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Title:Memory for structural information across eye movements
Author(s):Radvansky, Laura Carlson
Doctoral Committee Chair(s):Irwin, David E.
Department / Program:Psychology
Degree Granting Institution:University of Illinois at Urbana-Champaign
Subject(s):Psychology, Experimental
Abstract:The visual world extends before us in all directions, but there are limitations on how much of the world can be perceived at any one time. To compensate, the eyes move around from point to point in space, and can be directed to objects or regions of interest. Since information is picked up from the world only during eye fixations, these intervening eye movements (i.e., saccades) disrupt the inflow of information, thereby requiring that the information received from the world be combined across separate eye fixations. Memory for information retained from one fixation to the next has been called transsaccadic memory. Previous research has demonstrated that visual information is retained transsaccadically at a more abstract level than a point-by-point buffer. The results of 3 experiments using different tasks show that one of the ways in which visual information is represented is in the form of structural descriptions, and that these structural descriptions are used in transsaccadic memory in the same manner as they are used in visual short term memory. These results lend support to the idea that the memory store that retains information transsaccadically is in fact visual short term memory (Irwin, 1991).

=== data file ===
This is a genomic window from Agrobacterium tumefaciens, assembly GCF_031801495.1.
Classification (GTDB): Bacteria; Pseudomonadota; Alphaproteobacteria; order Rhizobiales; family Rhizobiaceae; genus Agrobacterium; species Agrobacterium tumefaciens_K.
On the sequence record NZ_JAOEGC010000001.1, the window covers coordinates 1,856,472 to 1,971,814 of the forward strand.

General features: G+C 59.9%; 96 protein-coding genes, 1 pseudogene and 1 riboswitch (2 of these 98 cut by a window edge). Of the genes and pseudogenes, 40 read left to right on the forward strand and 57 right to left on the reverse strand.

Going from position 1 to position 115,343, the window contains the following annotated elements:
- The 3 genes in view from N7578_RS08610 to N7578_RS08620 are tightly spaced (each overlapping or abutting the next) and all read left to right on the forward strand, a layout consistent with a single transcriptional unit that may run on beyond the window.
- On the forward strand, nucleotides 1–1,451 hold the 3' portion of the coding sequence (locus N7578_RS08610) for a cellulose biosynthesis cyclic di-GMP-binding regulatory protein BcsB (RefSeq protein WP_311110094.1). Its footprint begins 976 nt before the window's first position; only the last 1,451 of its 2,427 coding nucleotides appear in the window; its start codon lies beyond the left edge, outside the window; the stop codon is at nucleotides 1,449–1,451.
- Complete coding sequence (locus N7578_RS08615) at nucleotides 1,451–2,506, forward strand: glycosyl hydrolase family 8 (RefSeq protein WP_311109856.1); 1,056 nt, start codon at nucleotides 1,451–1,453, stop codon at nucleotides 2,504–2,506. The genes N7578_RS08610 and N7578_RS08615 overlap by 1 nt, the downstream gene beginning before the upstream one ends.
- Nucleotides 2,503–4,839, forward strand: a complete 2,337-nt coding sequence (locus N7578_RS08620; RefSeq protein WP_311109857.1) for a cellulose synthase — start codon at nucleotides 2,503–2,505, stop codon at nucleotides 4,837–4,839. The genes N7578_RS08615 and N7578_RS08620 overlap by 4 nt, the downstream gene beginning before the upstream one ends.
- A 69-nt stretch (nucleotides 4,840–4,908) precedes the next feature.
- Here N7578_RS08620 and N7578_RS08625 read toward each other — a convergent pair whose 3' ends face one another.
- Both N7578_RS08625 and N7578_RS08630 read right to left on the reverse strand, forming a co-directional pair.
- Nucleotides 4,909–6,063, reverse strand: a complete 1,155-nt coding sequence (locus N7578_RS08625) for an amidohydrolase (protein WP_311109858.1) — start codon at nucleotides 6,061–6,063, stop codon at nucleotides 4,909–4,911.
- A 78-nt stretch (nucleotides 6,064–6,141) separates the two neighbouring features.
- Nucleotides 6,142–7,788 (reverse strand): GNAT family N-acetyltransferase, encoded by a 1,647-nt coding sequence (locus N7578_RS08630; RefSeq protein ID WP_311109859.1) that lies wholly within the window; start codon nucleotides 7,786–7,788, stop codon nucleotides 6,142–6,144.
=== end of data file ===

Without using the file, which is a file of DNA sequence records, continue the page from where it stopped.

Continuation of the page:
Issue Date:1994
Rights Information:Copyright 1994 Radvansky, Laura Carlson
Date Available in IDEALS:2011-05-07
Identifier in Online Catalog:AAI9503300
OCLC Identifier:(UMI)AAI9503300

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